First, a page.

We know you were going to be tuning in for all of Wimbledon’s mixed doubles matches anyway, but now there’s even more reason to have that secret window open on your computer while you’re at work.
Andy Murray may not be in the singles draw, leaving 90 percent of Wimbledon spectators only able to name three players in the men’s tournament and the fans who took the liberty of painting their faces with Saltires feeling like idiots, but fear not – hope is at hand.
A born winner, if Murray is going to bother playing doubles, he’s going to do it properly and so he’s paired up with Serena Williams to create the kind of team that makes it worth ploughing through Struff v Fritz to make sure you don’t miss the start.
Sure, Murray and Williams is no Molchanov and Voskoboeva when it comes to mixed doubles pedigree, but we’d love to believe they’ll crush all-comers like some of these great sporting dream teams.
USA 1992 Olympics – Basketball
You can’t talk about dream teams without starting with the actual Dream Team: the USA’s 1992 Olympic Basketball team.
When it comes to sports like basketball and baseball there’s always the question of how seriously the USA will take it because they obviously have the potential to wipe the floor with the rest of the field.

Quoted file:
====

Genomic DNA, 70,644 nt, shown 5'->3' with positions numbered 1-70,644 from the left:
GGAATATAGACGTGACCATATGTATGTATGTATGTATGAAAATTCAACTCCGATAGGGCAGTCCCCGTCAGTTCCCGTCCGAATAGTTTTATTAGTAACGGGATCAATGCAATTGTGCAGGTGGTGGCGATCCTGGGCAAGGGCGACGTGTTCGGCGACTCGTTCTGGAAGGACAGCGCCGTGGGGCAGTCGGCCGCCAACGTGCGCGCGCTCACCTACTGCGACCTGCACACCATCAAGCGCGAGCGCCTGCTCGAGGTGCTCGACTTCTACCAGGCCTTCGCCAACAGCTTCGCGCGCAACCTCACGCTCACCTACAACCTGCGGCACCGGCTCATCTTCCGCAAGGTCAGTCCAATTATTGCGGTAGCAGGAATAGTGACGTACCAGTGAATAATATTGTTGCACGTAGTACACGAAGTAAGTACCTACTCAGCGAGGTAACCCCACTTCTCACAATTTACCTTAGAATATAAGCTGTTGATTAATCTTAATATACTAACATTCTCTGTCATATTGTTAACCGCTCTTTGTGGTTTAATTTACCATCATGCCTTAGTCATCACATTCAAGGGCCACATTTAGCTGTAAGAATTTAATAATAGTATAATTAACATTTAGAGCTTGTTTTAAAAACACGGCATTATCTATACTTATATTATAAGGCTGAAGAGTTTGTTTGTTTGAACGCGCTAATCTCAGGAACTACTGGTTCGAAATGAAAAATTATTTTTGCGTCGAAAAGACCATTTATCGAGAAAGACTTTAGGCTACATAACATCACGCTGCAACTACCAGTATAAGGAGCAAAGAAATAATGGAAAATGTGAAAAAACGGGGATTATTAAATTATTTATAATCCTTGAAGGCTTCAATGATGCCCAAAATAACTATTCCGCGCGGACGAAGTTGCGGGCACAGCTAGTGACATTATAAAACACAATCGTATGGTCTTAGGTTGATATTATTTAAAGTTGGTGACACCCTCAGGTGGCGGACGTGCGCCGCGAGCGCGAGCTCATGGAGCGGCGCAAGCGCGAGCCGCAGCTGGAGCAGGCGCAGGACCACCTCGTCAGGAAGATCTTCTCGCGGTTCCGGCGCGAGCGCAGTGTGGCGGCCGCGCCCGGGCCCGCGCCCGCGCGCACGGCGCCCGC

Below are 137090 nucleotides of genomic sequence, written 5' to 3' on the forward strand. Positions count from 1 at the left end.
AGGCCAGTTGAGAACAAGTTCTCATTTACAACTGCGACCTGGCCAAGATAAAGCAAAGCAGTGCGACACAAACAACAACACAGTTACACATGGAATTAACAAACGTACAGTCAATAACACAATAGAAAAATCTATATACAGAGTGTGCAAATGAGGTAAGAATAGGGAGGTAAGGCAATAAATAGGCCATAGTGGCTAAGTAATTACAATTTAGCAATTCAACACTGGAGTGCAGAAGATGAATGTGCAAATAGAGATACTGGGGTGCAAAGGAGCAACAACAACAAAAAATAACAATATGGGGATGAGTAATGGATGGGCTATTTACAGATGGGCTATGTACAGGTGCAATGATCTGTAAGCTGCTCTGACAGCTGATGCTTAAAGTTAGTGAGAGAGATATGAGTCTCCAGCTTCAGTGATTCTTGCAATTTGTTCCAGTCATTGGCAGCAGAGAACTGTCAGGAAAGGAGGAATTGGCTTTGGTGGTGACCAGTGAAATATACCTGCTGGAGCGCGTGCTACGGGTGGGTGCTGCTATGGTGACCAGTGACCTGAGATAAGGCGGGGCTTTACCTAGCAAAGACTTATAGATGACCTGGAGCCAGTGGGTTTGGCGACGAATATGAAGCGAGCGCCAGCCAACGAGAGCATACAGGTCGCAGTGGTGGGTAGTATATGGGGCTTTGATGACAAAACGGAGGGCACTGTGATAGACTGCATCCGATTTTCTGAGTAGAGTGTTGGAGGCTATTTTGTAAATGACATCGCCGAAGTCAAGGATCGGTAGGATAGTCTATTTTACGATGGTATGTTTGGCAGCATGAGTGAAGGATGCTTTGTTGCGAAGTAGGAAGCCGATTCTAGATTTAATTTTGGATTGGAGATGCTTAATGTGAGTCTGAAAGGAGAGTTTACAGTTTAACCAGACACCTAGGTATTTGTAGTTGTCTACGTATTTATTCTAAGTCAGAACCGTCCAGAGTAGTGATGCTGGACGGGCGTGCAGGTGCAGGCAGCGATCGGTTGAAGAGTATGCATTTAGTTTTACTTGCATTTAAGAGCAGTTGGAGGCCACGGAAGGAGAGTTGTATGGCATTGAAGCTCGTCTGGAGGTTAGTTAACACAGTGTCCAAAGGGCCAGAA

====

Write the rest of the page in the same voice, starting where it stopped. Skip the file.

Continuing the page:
In 1992 there were no doubts. Not only did their roster have the best players in the world, it had many of the best players of all time, most famously Larry Bird, Magic Johnson and Michael Jordan.
And it wasn’t a case of a team of stars failing to click as the Dream Team thumped everyone, winning on average by a whopping 43.8 points per game.
You have to sense it was a tough task giving the Angola team talk before their 116-48 loss to the US superstars and even the gold medal match wasn’t exactly tense, finishing 117-85 to the Dream Team.
Soviet Union 1980 Winter Olympics – Ice hockey
While there’s usually fierce debate in most sports about which is the greatest team in history, in ice hockey it’s pretty much agreed it was the Red Machine of 1980.
The greatest irony is that the Soviet Union team will always be remembered for losing in the Miracle on Ice semi-final of the 1980 Winter Olympics at Lake Placid when an amateur, inexperienced USA secured a 3-2 win that was, well, miraculous.
The Soviet Union had won gold in five of the last six Olympic Games and were ice hockey’s equivalent of Ivan Drago.
Unlike Drago, the USSR team didn’t train in montages but it was preparation that was the key to their fearsome unit – they were known to practice together 1,200 hours per year, roughly three times as much as any other team.
The team was built in the image of the godfather of Russian ice hockey, Anatoli Tarasov, who, in true movie style, looked to theatre and ballet as well as other sports to come up with the Soviet style of play.
At their best they were breathtaking and terrifying, like a bear doing ballet, and no team has really come close since.
New York Yankees World Series 1927 – Baseball
Even if you’ve never watched a game of baseball, you’ll know who Babe Ruth is – and probably a few other members of the Yankees’ 1927 side. The first six batters in the Yankees line-up became known as ‘Murderers’ Row’ because of the horrible damage they inflicted upon the hapless pitchers tasked with stopping them.